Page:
Jeffers Petroglyphs
27160 County Road 2
Comfrey, MN 56019


May 26 - Sept 3, 2018:
Fri 10 am-5 pm
Sat 10 am-5 pm
Sun Noon-5 pm
Mon 10 am-5 pm
Tue Closed
Wed 10 am-5 pm
Thur 10 am-5 pm

Open Memorial Day, July 4, and Labor Day, 10 am-5 pm

September 4-30, 2018:
Sat only 10 am-5 pm

MEA Break, Oct. 18-19, 2018:
Noon-5 pm

Call 507-628-5591 for group tours and school field trips.


  • $8 adults
  • $6 seniors
  • $6 college students
  • $6 veterans and active military
  • $6 children ages 5-17
  • Free for children age 4 and under
  • Free for MNHS members



2018 Jul 16

Weather Forecast


Petroglyphs are images carved on a rock face. The word comes from the Greek "petra" meaning stone and "glyphe," meaning carving. Petroglyphs are found worldwide.

Careful study and interpretation of the carvings at Jeffers had identified approximately 2,000 individual petroglyphs on a part of the rock face 50 yards wide and 300 yards long. Adjoining rock was covered with lichen, an organism that is part alga, which needs sunlight to make food, and a fungus that anchors itself to the rock. 

Beginning in 2006, a plan was made that would naturally remove the lichen with the least impact on the petroglyphs that might be underneath. The effort took more than five summer seasons and included covering the lichen with sun-blocking black plastic membranes, removing their source food via sunlight, and removing dead lichens with careful and repetitive mopping.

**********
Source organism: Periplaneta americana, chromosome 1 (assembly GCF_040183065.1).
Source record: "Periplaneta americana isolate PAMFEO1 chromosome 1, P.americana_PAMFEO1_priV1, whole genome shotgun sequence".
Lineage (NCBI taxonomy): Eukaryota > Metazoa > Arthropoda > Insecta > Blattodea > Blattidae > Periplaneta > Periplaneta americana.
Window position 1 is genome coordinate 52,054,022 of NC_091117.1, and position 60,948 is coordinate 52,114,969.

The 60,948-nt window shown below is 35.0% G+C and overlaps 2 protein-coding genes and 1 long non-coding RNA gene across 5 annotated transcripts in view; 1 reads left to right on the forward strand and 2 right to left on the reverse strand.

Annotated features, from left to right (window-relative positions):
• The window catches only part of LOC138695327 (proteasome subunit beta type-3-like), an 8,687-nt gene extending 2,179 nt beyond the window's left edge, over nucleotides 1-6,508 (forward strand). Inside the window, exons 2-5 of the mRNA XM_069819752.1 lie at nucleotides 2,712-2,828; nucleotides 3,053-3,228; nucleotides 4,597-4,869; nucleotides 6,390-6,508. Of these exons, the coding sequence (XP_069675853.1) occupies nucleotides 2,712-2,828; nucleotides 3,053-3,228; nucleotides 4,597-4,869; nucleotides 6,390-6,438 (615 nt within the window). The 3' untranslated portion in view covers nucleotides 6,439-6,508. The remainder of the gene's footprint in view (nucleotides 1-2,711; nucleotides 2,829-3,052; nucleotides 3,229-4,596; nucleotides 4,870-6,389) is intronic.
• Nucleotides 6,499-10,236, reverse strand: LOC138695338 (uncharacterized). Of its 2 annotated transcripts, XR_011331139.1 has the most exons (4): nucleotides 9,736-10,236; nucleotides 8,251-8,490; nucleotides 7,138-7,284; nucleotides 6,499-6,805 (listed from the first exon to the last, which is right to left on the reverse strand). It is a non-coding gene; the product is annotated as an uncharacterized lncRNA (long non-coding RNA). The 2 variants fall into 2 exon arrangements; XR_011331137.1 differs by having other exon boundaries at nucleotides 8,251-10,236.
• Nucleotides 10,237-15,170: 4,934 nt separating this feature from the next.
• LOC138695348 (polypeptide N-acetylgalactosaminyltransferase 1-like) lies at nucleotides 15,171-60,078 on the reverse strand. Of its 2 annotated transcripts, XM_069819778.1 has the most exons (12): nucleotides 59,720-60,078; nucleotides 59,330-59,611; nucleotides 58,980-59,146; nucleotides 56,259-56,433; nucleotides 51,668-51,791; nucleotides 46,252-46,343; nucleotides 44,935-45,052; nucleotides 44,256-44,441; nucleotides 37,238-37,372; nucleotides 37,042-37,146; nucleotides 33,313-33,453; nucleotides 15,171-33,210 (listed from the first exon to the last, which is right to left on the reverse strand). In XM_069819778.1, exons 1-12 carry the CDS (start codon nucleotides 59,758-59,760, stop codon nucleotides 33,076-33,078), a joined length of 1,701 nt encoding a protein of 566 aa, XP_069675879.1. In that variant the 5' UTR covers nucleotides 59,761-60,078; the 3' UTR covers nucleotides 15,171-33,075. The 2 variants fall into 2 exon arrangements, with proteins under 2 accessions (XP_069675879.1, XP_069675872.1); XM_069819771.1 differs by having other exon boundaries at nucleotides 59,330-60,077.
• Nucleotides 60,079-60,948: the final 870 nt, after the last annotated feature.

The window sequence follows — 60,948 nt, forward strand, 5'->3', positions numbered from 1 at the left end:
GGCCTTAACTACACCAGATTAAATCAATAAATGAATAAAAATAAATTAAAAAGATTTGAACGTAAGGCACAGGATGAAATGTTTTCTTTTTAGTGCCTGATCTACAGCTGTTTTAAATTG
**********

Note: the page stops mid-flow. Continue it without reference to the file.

The outcome? The number of identified carvings at Jeffers Petrglyphs more than doubled, from 2,000 to 5,000.


The Minnesota Historical Society contracted with the University of Minnesota's Evolutionary Anthropology Lab in 2011 to scan a portion of the petroglyphs using zero impact white light. The resulting 3-D images form a unique collection that helps preserve the story of the petroglyphs. Legacy funds allowed staff to catalog the 2,117 images and make them accessible as master digital files at the historic site and through the Society's Collections Online.
A new website is now available that provides information about the history of the petroglyphs and the various ways they've been interpreted and documented over the years. The images of individual carvings will serve as an archival record, a research and conservation resource and an educational tool. 
Learn more about the Society's Archaeology Collection.


A research team is assembled at Jeffers Petroglyphs and is charged with gathering together to further the understanding of the people who interacted with the carvings, their history and culture, and the meanings of the carvings. Members are made up of Dakota, Arapahoe and Cheyenne elders, state and university archaeologists, and conservationists. 


Related Resources

Red Rock Prairie by Nature Conservancy.

Rock Ridge Prairie by the DNR